H. Allen Klaiber
Associate Professor and Director of Graduate Studies
333 Ag Admin Building
2120 Fyffe Road Columbus, OH 43210
Degrees & Credentials:
PhD, Economics, North Carolina State University (2008)
ME, Economics, North Carolina State University (2005)
BS, Computer Science, North Carolina State university (2003)
Interests & Expertise:
H. Allen Klaiber is an Associate Professor and Graduate Program Leader in the Department of Agricultural, Envionmental and Development Economics at The Ohio State University. He also serves as a member of the editorial council for the Journal of the Association of Environmental and Resource Economists and the Journal of Environmental Economics and Management.
Allen's research program focuses on linking environmental services to human behavior using economic theory to develop specific hypotheses describing what can be learned from individual choices occurring over space and time. By developing and applying novel microeconmetrics techniques to analyze these choices, consistent measures of the tradeoffs people are willing to make to alter environmental services and their surroundings are revealed. Allen’s research focuses on applying these techniques to address substantive issues linking land use, water and energy to observed human behavior and choices.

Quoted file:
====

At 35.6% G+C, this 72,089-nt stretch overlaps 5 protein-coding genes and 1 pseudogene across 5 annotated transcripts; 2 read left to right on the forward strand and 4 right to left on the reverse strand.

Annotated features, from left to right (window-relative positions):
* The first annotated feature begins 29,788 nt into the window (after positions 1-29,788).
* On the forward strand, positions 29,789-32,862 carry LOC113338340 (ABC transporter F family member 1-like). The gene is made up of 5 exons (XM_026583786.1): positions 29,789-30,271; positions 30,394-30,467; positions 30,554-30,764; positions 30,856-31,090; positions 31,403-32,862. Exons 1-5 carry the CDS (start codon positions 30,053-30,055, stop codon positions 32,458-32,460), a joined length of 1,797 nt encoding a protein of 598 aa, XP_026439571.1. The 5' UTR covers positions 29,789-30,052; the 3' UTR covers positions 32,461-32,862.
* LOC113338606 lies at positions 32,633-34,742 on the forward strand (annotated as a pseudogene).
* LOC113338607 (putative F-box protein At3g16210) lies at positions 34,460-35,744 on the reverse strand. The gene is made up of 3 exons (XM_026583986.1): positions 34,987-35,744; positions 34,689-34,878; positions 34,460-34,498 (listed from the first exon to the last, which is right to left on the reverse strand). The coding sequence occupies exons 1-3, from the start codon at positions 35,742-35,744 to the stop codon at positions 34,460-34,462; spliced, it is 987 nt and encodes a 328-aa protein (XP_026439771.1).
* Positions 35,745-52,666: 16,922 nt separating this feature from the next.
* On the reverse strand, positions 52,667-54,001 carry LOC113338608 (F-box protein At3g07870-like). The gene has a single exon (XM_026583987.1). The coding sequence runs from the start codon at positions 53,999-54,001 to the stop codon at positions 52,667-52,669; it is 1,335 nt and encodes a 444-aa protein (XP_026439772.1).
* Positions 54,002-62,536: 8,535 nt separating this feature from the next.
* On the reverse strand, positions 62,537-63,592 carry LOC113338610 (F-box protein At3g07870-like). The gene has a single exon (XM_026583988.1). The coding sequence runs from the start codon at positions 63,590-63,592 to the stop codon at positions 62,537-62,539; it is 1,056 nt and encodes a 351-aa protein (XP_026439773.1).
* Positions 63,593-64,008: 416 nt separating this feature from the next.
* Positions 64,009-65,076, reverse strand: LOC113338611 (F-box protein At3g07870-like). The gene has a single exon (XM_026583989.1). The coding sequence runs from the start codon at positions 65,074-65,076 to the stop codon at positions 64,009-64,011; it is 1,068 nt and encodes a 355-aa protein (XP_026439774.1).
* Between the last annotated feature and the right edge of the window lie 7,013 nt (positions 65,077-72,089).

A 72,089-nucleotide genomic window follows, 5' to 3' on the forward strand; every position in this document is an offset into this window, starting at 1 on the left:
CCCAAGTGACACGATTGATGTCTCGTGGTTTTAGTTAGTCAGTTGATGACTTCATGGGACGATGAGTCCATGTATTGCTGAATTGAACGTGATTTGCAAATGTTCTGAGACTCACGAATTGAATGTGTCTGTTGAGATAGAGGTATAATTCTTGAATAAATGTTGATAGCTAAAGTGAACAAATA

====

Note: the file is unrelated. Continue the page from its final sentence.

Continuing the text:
Specifically, Allen’s research program pushes the frontier of our understanding of household preferences for open space and the role of econometric models in analysts’ ability to recover consistent measures of the tradeoffs people are willing to make to alter their surroundings. This research also considers the role of water and energy as they relate to changes in the landscape and human well-being. Allen has developed new strategies to measure how the value of water as perceived by individuals is influenced by pricing structures and policy; as well as how land use changes associated with shale gas energy production impact surrounding homeowners.
Allen uses a number of econometric approaches to uncover preferences for environmental services including reduced form models describing outcomes of human behavior (housing prices) and structural models describing human behavior directly (housing choice). He has developed and applied new reduced-form econometric techniques to address challenges associated with the simultaneous capitalization of environmental services across multiple spatial scales that are confounded by omitted variable problems. He has also developed structural models of behavior that control for omitted variables and allow for endogenous feedbacks stemming from changes in human behavior following policy shocks to credibly measure households’ willingness to pay for non-marginal changes in their surroundings.
View a recent presentation of Klaiber's Research.